12. The auditor's accumulation of misstatements should include the auditor's best estimate of the total misstatement in the accounts and disclosures that he or she has tested, not just the amount of misstatements specifically identified. This includes misstatements related to accounting estimates, as determined in accordance with paragraph 13 of this standard, and projected misstatements from substantive procedures that involve audit sampling, as determined in accordance with AU sec. 350, Audit Sampling.5/
13. Misstatements Relating to Accounting Estimates. If the auditor concludes that the amount of an accounting estimate included in the financial statements is unreasonable or was not determined in conformity with the relevant requirements of the applicable financial reporting framework, he or she should treat the difference between that estimate and a reasonable estimate determined in conformity with the applicable accounting principles as a misstatement. If a range of reasonable estimates is supported by sufficient appropriate audit evidence and the recorded estimate is outside of the range of reasonable estimates, the auditor should treat the difference between the recorded accounting estimate and the closest reasonable estimate as a misstatement.
Note: If an accounting estimate is determined in conformity with the relevant requirements of the applicable financial reporting framework and the amount of the estimate is reasonable, a difference between an estimated amount best supported by the audit evidence and the recorded amount of the accounting estimate ordinarily would not be considered to be a misstatement. Paragraph 27 discusses evaluating accounting estimates for bias.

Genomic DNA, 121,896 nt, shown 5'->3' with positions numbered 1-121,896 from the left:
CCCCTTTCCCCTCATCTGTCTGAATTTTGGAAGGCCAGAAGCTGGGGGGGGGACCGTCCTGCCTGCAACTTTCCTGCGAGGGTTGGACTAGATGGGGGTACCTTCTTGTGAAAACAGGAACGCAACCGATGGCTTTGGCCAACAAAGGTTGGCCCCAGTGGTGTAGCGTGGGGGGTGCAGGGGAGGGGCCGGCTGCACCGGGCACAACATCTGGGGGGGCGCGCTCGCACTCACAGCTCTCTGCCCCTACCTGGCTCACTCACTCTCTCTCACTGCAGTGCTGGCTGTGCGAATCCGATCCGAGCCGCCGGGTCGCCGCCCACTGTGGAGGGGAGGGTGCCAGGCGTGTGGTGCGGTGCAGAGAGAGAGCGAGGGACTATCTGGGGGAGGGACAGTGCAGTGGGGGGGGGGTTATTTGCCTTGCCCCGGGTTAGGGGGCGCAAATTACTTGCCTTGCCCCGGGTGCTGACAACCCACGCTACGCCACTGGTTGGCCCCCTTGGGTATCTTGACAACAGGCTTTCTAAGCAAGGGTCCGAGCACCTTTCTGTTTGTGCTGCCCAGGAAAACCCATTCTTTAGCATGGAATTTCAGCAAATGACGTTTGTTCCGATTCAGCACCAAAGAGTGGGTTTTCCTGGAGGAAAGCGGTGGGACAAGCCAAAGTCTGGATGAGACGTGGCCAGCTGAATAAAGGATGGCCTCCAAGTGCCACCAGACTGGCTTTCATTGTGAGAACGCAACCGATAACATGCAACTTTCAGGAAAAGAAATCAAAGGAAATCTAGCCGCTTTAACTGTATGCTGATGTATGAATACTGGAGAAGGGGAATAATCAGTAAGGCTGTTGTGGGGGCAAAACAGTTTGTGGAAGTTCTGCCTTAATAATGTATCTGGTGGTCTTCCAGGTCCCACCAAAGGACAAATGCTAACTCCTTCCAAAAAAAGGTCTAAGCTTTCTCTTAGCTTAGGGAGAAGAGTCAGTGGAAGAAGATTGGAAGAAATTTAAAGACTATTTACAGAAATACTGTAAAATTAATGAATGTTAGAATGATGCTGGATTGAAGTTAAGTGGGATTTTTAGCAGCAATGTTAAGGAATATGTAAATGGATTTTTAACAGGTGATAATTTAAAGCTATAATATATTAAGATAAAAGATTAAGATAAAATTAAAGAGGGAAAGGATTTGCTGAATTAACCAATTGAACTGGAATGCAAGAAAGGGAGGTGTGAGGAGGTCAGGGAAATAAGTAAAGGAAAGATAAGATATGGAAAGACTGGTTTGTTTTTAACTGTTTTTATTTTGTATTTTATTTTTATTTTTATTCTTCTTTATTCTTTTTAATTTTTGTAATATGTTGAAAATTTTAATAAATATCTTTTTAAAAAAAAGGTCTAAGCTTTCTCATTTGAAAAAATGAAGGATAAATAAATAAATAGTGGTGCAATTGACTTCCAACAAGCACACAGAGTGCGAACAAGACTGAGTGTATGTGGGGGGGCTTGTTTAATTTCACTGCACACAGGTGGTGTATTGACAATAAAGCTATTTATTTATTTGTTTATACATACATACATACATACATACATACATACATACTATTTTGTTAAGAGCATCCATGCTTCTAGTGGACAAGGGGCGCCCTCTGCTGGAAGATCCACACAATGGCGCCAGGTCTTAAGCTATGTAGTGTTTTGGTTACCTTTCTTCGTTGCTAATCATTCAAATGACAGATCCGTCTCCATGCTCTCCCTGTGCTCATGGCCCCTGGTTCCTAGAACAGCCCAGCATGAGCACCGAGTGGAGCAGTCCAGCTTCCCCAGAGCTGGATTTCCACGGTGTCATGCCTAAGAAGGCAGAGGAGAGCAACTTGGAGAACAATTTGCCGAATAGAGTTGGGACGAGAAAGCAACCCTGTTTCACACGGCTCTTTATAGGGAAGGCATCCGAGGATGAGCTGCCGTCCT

14. Considerations as the Audit Progresses. The auditor should determine whether the overall audit strategy and audit plan need to be modified if :
- The nature of accumulated misstatements and the circumstances of their occurrence indicate that other misstatements might exist that, in combination with accumulated misstatements, could be material; or
- The aggregate of misstatements accumulated during the audit approaches the materiality level or levels used in planning and performing the audit.6/
Note: When the aggregate of accumulated misstatements approaches the materiality level or levels used in planning and performing the audit, there likely will be greater than an appropriately low level of risk that possible undetected misstatements, when combined with the aggregate of misstatements accumulated during the audit that remain uncorrected, could be material to the financial statements. If the auditor's assessment of this risk is unacceptably high, he or she should perform additional audit procedures or determine that management has adjusted the financial statements so that the risk that the financial statements are materially misstated has been reduced to an appropriately low level.